Moving Right Along!

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The R/V Atlantis is on the move, following a day of successful Jason dives at Oregon Offshore (600 meters depth) and Slope Base (2900 m) sites. Two of the shallow profiler moorings have been “turned,” and we’re now transiting to the base of Axial Volcano to complete the third. “Turning” one of these massive moorings means that the 2018 packages containing the controller computer and the science pod (which moves up and down in the water column on a winched cable, taking measurements) have been returned to the ship and replaced by new 2019 instrument packages. The recovered equipment needs to be cleaned, because it is covered in ‘biofouling’ (animals and algae that grow on or cling to any hard surface in the ocean), and will be returned to the University of Washington for refurbishment.

Brittle stars and other organisms encrusting the cage around the profiler power and data cable connection. Image Credit: M. Vardaro, University of Washington, V19

This required a series of delicate dives by Jason, going in and out of the water with new and old equipment with very few breaks in between, and they went very well. The Jason pilots and the UW engineers have been doing this for several years now, so it was interesting to see their smooth communications in the control room as they ran through the checklist of operations, step by step. From cleaning brittle stars out of connector areas, to plugging in and unplugging underwater power and communications connectors, to moving locking levers and releasing lines while avoiding delicate instruments and cables, everything was calm, cool, and collected.

Now that the mooring work has been completed at Slope Base and at the Offshore Site, the Regional Cabled Array team onshore is busy powering up the equipment through the 900 km of undersea cables, turning the platforms on, as well as the instruments for complete testing of the newly installed infrastructure. Soon, the profilers will be conducting nine profiles/day from 200 m beneath the oceans’ surface to ~ 15 feet beneath it. In concert the three profiling moorings (including the one at Axial Base) have completed >35,000 profiles since they have been installed.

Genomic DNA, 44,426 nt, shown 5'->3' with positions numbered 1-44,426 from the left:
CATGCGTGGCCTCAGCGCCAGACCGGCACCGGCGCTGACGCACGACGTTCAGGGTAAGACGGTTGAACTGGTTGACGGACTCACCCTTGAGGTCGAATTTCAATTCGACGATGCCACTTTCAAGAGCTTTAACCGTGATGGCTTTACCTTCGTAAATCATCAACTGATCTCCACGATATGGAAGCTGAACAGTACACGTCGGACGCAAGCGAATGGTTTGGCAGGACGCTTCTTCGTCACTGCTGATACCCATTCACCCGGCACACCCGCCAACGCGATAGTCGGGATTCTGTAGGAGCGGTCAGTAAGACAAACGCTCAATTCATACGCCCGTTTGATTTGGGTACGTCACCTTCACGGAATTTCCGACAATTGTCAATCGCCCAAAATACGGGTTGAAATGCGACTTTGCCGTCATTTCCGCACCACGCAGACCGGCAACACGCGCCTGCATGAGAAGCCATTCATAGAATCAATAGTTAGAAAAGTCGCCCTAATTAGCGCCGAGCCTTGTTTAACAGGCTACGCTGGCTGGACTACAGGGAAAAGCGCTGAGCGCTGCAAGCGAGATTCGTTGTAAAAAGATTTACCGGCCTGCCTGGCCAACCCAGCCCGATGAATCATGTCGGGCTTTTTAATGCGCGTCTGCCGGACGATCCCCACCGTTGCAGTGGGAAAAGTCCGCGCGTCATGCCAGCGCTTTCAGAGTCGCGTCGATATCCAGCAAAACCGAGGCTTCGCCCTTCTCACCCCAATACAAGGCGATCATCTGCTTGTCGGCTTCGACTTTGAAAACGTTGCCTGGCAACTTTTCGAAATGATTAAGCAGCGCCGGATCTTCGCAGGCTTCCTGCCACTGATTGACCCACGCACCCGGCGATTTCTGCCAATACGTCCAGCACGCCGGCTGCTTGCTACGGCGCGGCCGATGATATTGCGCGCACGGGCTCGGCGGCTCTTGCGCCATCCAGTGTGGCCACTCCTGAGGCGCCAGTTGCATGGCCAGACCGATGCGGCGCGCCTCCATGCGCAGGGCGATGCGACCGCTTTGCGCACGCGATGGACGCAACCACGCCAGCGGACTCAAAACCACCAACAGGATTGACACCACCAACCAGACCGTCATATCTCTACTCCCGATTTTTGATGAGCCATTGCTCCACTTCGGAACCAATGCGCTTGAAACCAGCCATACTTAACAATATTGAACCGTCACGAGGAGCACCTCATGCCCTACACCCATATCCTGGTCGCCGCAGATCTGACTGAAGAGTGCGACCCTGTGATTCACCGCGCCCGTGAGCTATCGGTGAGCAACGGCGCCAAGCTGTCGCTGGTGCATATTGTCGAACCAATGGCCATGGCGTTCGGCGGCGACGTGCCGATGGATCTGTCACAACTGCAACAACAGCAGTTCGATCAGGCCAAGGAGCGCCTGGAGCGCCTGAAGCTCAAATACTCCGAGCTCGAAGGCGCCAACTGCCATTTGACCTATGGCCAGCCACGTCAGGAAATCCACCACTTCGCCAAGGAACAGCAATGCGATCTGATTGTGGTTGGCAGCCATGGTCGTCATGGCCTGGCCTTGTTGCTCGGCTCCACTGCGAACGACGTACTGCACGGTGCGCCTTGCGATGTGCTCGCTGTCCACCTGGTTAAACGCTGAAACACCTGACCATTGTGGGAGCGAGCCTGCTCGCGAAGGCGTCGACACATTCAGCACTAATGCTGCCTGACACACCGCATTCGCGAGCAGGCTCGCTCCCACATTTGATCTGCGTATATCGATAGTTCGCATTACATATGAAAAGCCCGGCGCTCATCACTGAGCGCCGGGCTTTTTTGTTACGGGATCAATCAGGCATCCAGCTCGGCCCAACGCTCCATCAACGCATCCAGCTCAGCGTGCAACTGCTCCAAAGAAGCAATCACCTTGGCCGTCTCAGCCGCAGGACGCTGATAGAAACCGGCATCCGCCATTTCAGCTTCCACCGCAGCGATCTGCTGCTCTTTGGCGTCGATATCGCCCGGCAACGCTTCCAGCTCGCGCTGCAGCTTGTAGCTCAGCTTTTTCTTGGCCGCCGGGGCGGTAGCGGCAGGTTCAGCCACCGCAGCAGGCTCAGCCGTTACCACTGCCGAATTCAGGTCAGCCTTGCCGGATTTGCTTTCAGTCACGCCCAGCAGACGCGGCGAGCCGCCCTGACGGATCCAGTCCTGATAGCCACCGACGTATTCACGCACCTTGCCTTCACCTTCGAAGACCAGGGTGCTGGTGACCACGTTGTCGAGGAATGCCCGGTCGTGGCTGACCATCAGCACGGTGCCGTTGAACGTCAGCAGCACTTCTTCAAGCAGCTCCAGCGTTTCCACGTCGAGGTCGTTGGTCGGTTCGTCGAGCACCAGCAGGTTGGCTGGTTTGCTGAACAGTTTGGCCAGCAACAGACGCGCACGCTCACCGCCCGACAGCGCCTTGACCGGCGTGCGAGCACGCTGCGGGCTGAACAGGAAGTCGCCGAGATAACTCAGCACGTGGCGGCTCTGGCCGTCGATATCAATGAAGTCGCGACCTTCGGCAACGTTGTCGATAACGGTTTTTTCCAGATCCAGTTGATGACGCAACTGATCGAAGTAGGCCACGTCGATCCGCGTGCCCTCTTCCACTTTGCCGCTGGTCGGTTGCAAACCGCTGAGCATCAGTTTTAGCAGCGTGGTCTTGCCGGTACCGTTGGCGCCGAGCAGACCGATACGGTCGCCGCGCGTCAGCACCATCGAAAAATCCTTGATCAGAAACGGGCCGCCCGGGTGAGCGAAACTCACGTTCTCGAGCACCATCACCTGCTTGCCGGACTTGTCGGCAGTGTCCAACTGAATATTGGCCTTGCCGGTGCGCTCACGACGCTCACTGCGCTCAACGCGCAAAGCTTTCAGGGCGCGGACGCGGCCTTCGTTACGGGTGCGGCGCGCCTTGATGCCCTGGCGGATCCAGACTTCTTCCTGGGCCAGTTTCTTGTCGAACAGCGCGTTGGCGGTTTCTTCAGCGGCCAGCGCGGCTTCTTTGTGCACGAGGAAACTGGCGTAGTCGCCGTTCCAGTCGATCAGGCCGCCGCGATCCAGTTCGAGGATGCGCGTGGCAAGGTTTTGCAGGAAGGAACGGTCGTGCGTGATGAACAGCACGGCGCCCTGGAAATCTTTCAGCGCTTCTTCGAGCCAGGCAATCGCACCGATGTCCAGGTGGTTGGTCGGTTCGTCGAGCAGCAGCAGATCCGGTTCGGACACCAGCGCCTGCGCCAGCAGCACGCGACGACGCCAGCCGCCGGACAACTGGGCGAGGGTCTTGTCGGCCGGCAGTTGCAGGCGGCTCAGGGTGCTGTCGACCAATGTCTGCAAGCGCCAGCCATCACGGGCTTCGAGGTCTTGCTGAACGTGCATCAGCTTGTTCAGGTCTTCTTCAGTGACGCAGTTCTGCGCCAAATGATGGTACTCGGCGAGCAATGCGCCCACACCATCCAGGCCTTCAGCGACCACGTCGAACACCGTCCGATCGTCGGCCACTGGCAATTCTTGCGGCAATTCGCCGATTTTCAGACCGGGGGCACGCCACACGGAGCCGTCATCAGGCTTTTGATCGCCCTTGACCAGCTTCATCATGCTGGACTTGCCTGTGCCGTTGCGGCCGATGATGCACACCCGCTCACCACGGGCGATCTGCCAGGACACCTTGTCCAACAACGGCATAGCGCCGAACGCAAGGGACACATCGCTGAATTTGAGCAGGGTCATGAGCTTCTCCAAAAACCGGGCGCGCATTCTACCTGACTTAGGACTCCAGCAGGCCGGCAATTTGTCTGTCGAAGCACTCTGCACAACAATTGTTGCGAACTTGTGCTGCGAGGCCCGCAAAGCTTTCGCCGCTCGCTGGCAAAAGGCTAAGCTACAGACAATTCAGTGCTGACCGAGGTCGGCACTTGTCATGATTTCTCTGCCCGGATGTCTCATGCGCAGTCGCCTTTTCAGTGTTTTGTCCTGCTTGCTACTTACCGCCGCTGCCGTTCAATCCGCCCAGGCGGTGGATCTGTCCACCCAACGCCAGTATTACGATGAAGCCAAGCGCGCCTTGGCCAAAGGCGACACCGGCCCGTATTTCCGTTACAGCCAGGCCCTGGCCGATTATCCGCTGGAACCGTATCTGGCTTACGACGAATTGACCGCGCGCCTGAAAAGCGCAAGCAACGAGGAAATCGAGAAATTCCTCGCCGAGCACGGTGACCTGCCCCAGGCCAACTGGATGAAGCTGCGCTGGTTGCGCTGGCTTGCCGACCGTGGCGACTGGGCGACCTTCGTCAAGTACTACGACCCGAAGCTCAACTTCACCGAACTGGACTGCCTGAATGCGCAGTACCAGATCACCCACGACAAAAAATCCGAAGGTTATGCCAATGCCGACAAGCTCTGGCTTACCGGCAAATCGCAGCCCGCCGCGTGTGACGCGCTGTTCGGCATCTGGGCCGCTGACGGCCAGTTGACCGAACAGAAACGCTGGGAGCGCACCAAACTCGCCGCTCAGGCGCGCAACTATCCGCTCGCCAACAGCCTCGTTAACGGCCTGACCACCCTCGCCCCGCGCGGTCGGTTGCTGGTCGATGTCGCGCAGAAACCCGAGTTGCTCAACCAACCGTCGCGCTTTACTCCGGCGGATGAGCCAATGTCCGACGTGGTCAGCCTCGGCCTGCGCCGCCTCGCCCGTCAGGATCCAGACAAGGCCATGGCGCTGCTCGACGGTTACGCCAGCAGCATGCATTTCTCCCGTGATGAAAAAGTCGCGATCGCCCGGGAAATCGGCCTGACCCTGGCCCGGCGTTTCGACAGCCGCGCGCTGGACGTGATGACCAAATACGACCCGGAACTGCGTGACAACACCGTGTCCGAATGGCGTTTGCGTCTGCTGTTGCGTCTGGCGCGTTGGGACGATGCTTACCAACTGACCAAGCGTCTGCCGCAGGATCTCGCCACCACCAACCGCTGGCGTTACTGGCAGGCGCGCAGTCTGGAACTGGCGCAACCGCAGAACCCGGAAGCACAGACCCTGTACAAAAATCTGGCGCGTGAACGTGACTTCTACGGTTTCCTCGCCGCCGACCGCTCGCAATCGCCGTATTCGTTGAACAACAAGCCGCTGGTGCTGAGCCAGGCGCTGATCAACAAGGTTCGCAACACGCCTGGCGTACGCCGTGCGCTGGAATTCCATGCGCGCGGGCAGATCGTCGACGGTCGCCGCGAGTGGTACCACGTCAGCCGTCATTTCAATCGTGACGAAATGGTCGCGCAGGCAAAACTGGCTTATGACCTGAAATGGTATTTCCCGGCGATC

The VISIONS 19 students are now confident loggers in the control room (annotating video, taking screen grabs, and managing data storage), as well as helping to take water samples, cleaning off equipment, and documenting the work happening on deck.

VISIONS 19 student Ramya Ravichandran Asha cleans off a recovered profiler pod coated in biofouling after a 1-year deployment. Image Credit: M. Vardaro, University of Washington, V19

They’re also making progress on their projects, recording videos, interviewing the scientists and engineers, and asking lots of questions. Some of them even finished their finals while aboard the ship (which I’m sure they were relieved to put behind them). We’ve also seen some whales, dolphins, and even a curious shark swimming around the vessel, so they’re getting to experience some marine biology as well.

Once the R/V Atlantis gets to the Axial Base site, we’ll start working on the mooring there. Following work at the base of the volcano (2600 m) the ship will transit to the summit of the volcano to deploy a few more instruments on the seafloor, including a new HD video camera. In the meantime, everyone is taking a breath after 24 hours of continuous work and preparing for the next burst of activity.